opera in three acts by LEE HOIBY
libretto adapted by Mark Shulgasser
The Tempest – Act I, California State University, Brent McMunn, Conductor
1986 Des Moines Metro Opera PREMIERE
WALL STREET JOURNAL
The Tempest is an elegant, masterful expression of American musical conservatism. This was especially true during the conventional set pieces: the quartet in Act I; detachable arias such as tenor Caliban’s show-stopping “Be not afeard,” which stands dramatically at the center of the second act; Ariel’s songs that have entered into the consciousness of all literary people (”Come unto these yellow sands”). Act III, in which Iris, Ceres and Juno bless the young lovers has always proved a stumbling block for stagings of the play, since it feels dramatically superfluous . . . but Mr. Hoiby writes as beautifully for three female voices as Richard Strauss (a major influence throughout) does in “Der Rosenkavalier”, and gives us as well as the lovers a sumptuous gift. One could detect echoes of Beethoven and Elgar, musical colorations of which Debussy and Ravel would have been proud, off-stage choruses like something from a Speilberg film, and Mozartian overtones everywhere . . . Mr. Hoiby captured the wonder and magic implicit in the Bard’s last romance.
Hoiby’s unabashedly extravagant spectacle attests to the composer’s passion for the genre and courage to preserve its cherished traditions. . . The score is crammed with musical events . . a feast of arias, ensembles, choruses and fourteen roles, comic, poignant and otherworldly, each given its due according to its relative importance in the original.
The Tempest – Act II, California State University, Brent McMunn, Conductor
CHRISTIAN SCIENCE MONITOR
. . . Caliban, the monster –creature of tremendous dignity has extended moments of uncommon poignancy that convey the anxiety as well as the tragedy of his life in this story. … Ariel’s music is especially memorable, the storm music is consistently effective, those preludes and interludes I recall with pleasure, the duets for Miranda and Ferdinand, Caliban’s arias, the act iii masque, and so many other moments are superbly singable and downright beautiful.
Thor Eckert Jr
DES MOINES REGISTER
Where others have failed, Hoiby has succeeded. With a series of brilliant solo set pieces, with hymn-like choral writing of Verdian sonority, with layered orchestral texturing that echoes the lush beauties of Richard Strauss, Hoiby has met the challenge of making musical magic of Shakespeare’s complex last comedy. Constance Hauman’s astonishing Ariel is a vivacious, beautifully sung characterization. The memorable finale – its main theme echoing in the mind long after the opera’s end – must surely have been written under Prospero’s “auspicious star”. It’s the most beautiful moment of a beautiful opera.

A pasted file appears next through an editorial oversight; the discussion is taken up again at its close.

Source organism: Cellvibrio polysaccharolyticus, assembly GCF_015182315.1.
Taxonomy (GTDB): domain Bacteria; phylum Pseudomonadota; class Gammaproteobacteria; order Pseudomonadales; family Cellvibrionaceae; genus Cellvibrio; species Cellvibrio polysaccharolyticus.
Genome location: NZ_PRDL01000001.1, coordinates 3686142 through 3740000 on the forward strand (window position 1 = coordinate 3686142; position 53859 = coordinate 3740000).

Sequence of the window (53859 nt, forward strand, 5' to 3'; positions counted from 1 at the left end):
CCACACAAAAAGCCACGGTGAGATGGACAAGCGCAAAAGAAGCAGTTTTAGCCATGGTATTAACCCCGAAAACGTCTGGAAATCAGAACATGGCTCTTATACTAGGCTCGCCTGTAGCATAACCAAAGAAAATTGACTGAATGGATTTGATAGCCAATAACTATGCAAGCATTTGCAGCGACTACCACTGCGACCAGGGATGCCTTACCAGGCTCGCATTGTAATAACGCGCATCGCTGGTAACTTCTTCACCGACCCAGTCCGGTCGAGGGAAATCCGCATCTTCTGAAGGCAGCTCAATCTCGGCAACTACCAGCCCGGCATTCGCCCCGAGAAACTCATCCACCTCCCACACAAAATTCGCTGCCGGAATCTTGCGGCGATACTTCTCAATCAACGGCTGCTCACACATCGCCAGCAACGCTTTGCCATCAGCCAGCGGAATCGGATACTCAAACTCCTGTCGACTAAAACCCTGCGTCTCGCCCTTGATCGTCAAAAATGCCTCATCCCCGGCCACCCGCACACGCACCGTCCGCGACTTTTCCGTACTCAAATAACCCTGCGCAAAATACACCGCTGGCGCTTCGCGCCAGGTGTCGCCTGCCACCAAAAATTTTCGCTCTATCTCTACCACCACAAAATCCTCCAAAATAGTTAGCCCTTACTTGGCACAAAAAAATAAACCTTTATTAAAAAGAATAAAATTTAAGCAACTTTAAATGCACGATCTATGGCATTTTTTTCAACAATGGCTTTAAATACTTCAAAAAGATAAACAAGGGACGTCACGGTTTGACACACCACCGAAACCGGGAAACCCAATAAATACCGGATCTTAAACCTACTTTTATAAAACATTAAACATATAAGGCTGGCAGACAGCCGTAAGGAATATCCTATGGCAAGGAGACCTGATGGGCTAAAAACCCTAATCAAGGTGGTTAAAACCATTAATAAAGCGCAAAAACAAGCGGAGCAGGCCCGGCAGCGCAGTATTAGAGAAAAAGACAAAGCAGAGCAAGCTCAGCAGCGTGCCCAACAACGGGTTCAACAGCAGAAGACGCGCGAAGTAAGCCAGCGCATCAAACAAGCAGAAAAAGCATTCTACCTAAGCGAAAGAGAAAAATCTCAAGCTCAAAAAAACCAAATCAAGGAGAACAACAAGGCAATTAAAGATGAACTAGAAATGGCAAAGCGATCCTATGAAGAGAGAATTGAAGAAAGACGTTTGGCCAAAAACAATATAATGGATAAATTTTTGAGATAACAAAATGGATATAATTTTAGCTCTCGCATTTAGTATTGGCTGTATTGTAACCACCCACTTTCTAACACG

A three and a half hour evening in the theater that was both memorable and all too short… an eminently workable libretto complemented eloquently by the score. There was a wealth of melody . . . set arias, duets, ensembles and music for each of the characters that gave them individual identification and importance. … a rich orchestration brightened from time to time with delightfully imaginative and humorous touches.
Jacque Trussel (Caliban) was the undisputed star of the production. Not only did he sing masterfully, with diction worthy of a Shakespearean actor, but he gave an incredibly acrobatic performance, and dramatically as well as vocally, made his big aria the lyric highpoint of the evening. . . The young coloratura Constance Hauman was also a favorite. She negotiated Ariel’s music, including a fiendishly difficult vocalise, with brilliant, clear and breathtakingly secure vocalism, while flitting about the stage like a dancer, much of the time on point. . . . The evening began with orchestral sounds redolent of Das Rheingold and contained many moments when the influence of Richard Strauss was apparent. Even so the music was melodically, harmonically and musically pure Hoiby.
The Tempest – Act III, California State University, Brent McMunn, Conductor
Over thirty composers have written versions of [The Tempest] and this latest may be the culminating one… Hoiby has fitted the work with advanced tonal harmonies, fascinating timbres, effective recitative and silken lyricism. His expressive range is complete, and from the tempestuous orchestral prelude to the transcending lyricism of Caliban’s aria “Be not afeard”, his music continually heightens and colors the story.
NEW YORK TIMES
The obvious complaint against Hoiby’s music is his seemingly blissful refusal to acknowledge the every existence of musical modernism.
1987 Kansas City Opera
KANSAS CITY STAR
…lushly melodious, dramatically cogent setting of Shakespeare’s lyrical fantasy that ought, if there is any sense at all to the Byzantine world of opera companies, to enter the repertoire and remain there…. The setting of Prospero’s “We are such stuff as dreams are made on / And our little lives are rounded with a sleep” gave away the sage magician’s whole character and illuminated the entire evening.